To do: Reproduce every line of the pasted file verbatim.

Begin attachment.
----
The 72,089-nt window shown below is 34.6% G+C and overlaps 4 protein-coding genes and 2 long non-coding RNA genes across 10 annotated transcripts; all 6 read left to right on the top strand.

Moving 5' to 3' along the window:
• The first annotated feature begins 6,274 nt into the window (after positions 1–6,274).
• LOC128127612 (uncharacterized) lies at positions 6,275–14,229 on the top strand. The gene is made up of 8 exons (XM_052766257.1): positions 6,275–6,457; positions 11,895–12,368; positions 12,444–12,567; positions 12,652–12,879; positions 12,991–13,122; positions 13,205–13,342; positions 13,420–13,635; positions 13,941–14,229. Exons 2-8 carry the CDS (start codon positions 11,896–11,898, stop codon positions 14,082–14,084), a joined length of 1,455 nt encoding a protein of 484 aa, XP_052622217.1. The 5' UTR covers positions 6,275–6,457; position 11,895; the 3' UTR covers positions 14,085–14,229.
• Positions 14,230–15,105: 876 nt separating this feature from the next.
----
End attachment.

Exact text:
The 72,089-nt window shown below is 34.6% G+C and overlaps 4 protein-coding genes and 2 long non-coding RNA genes across 10 annotated transcripts; all 6 read left to right on the top strand.

Moving 5' to 3' along the window:
• The first annotated feature begins 6,274 nt into the window (after positions 1–6,274).
• LOC128127612 (uncharacterized) lies at positions 6,275–14,229 on the top strand. The gene is made up of 8 exons (XM_052766257.1): positions 6,275–6,457; positions 11,895–12,368; positions 12,444–12,567; positions 12,652–12,879; positions 12,991–13,122; positions 13,205–13,342; positions 13,420–13,635; positions 13,941–14,229. Exons 2-8 carry the CDS (start codon positions 11,896–11,898, stop codon positions 14,082–14,084), a joined length of 1,455 nt encoding a protein of 484 aa, XP_052622217.1. The 5' UTR covers positions 6,275–6,457; position 11,895; the 3' UTR covers positions 14,085–14,229.
• Positions 14,230–15,105: 876 nt separating this feature from the next.